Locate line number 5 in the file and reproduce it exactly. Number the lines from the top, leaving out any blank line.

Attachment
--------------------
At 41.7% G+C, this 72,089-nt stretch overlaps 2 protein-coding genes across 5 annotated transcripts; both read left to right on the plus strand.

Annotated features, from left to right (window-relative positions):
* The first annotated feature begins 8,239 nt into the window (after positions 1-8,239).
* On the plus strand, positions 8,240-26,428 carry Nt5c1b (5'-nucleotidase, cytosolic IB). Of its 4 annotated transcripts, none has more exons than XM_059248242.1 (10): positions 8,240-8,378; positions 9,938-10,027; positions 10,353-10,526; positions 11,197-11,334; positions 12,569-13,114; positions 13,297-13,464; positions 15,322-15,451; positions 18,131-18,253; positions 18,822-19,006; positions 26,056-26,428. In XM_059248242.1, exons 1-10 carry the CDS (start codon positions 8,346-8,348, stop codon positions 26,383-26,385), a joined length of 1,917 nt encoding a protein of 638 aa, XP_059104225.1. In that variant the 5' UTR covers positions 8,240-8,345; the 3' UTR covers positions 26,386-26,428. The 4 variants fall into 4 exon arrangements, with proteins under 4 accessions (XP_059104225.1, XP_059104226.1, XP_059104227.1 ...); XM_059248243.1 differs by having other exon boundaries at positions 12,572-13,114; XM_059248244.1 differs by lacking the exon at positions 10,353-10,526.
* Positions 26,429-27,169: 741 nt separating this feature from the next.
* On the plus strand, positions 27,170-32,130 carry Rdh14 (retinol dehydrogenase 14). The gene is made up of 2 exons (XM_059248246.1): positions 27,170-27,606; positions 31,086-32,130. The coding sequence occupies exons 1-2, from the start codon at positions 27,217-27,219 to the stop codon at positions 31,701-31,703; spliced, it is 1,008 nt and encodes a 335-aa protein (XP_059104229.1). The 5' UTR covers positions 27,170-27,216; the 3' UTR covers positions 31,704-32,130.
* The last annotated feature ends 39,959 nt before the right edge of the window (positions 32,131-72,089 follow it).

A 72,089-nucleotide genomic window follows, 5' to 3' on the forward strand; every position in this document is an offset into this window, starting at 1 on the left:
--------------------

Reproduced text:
* Positions 26,429-27,169: 741 nt separating this feature from the next.